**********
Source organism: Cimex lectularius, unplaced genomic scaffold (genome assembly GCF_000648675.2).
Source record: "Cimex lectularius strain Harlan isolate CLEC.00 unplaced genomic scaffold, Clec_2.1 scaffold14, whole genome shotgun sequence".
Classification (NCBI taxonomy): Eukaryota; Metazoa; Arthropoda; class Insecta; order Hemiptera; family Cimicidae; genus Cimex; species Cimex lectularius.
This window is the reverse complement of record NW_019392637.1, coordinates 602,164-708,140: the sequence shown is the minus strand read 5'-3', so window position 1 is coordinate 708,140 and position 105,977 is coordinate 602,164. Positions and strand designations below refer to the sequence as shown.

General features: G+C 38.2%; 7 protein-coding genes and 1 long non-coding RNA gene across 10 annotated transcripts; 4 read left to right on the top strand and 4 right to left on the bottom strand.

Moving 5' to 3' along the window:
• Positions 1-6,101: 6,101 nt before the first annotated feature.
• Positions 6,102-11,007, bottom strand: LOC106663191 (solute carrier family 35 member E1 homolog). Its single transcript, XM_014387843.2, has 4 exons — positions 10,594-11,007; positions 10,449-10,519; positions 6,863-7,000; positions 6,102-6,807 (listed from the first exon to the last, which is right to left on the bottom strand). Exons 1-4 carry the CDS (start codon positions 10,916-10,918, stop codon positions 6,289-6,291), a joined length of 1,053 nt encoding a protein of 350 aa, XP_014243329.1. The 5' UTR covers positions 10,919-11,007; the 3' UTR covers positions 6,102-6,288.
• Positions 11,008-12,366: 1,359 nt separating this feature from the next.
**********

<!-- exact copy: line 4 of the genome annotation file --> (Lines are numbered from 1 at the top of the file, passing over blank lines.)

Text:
This window is the reverse complement of record NW_019392637.1, coordinates 602,164-708,140: the sequence shown is the minus strand read 5'-3', so window position 1 is coordinate 708,140 and position 105,977 is coordinate 602,164. Positions and strand designations below refer to the sequence as shown.